Friday Factoids Catch-Up: Euthanasia for Psychiatric Patients?

 

 

At least three countries, the Netherlands, Belgium and Switzerland, allow assisted suicides for people who have severe psychiatric illnesses. Other countries, like Canada, are debating such measures, citing the rights of people with untreatable mental illness. Laws in the United States, passed in five states, restrict doctor-assisted suicide to mentally competent adults with terminal illnesses only, not for psychiatric disorders. In 2002, euthanasia was legalized in the Netherlands for those with “unbearable suffering with no prospect of improvement.” The Netherlands has seen a sharp increase in the number of people choosing to end their own lives due to mental health problems.

 

Last year 56 people were euthanized in the Netherlands, whereas just two people were euthanized in 2010 due to an “insufferable” mental illness. The criteria for euthanasia in the Netherlands essentially require that the person’s disorder be “intractable” and “untreatable.” Experts worry how these criteria can be measured in patients with dementia or psychiatric illnesses. The most recent controversial case, a woman in her twenties was allowed to go ahead with the procedure as she was suffering from “incurable” posttraumatic stress disorder (PTSD), according to the Dutch Euthanasia Commission. Her conditions included childhood sexual abuse, anorexia, depression, and self-harming behaviors. She was given a lethal injection after doctors and psychiatrists decided that her mental health conditions were incurable. The injection went ahead despite improvements in the woman’s psychological condition after ‘intensive therapy’ two years ago.

 

Records from cases of doctor-assisted death for psychiatric distress from 2011 to mid-2014 show that 37 of the 66 cases, people had refused a recommended treatment that could have helped. Depression was the most common diagnosis and loneliness was a frequent theme. Most of the patients had a chronic and severe mental illness with histories of suicide attempts and psychiatric hospitalizations. Of the patients included in the study, 70 percent (n = 46) were women; 32 percent (n = 21) were aged 70 years or older, and 44 percent (n = 29) were aged 50 to 70 years. The ratio of women to men was notable in that it is the reverse of the ratio of women to men who commit suicide without assistance in the Netherlands (43 percent women versus 57 percent men). More than half had received a personality disorder diagnosis of Avoidant or Dependent Personality Disorder.

 

The data also revealed that euthanasia is often granted despite disagreement by treating physicians and psychiatrists over whether cases meet criteria for “unbearable suffering.” Although euthanasia review committees typically defer decisions to the judgment of physicians, that judgment often appears inconclusive. In 24 percent (n = 16) of cases, there was disagreement among consultants; 11 percent (n = 7) of cases were found to have had no independent psychiatric input at all; and one case was found by a review committee to have failed to meet legal due-care criteria. Only 41 percent (n = 27) of physicians administering the assisted suicide were psychiatrists, and among 32 percent (n = 21) of patients, previous assisted suicide requests had been refused. Three of the patients had physicians who later changed their mind, and 18 were granted the assisted suicide from physicians who were new to them. Among those, 14 of the physicians were affiliated with a mobile euthanasia clinic called the End-of-Life Clinic. In 12 percent of cases (n = 8), the researchers found evidence that the psychiatrist involved believed that the criteria for granting a request were not met, but the assisted death took place anyway.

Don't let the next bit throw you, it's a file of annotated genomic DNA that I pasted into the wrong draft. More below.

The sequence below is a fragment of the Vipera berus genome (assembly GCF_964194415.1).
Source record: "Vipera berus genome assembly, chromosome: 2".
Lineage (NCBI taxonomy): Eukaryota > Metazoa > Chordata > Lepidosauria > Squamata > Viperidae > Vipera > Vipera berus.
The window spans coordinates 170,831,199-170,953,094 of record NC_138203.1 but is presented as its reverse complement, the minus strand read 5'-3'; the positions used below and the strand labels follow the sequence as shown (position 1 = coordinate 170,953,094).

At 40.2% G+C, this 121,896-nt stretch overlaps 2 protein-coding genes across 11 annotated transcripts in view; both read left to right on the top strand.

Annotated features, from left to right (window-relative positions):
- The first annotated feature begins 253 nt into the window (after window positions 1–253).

Paulan Stärcke, a Dutch psychiatrist, reported that even children as young as 12-years-old who ask to end their lives should be taken seriously. She stated, “Euthanasia is a good death by the wish of the person who dies and no-one else. It is an execution of the wish of a patient.” Opponents of the law argue that the primary purpose of psychiatric care should be the prevention of suicide, but the opposing argument is that the suffering of some psychiatric patients is as “unbearable” as the suffering of patients with other medical conditions prevailed.

 

I ask the readers, what’s your view point?

 

References:
Boztas, S. (2016, May 11). Netherlands Sees Sharp Increase In People Choosing Euthanasia Due To ‘Mental Health Problems.’ The Telegraph. Retrieved from
http://www.telegraph.co.uk/news/2016/05/11/netherlands-sees-sharp-increase-in-people-choosing-euthanasia-du/

 

Melville, N. A. (2016, February 10). Euthanasia for ‘Untreatable’ Mental Illness: New Data. Retrieved from http://www.medscape.com/viewarticle/858786

 

Jonathan Torres, M.S.
WKPIC Pre-Doctoral Intern

 

 

This entry was posted in Blog, Continuing Education, Current Interns, Friday Factoids, Mental Health and Wellness, Resources for Interns and tagged , , . Bookmark the permalink.

Leave a Reply

Your email address will not be published. Required fields are marked *

Before you post, please prove you are sentient.

What is 3 * 8?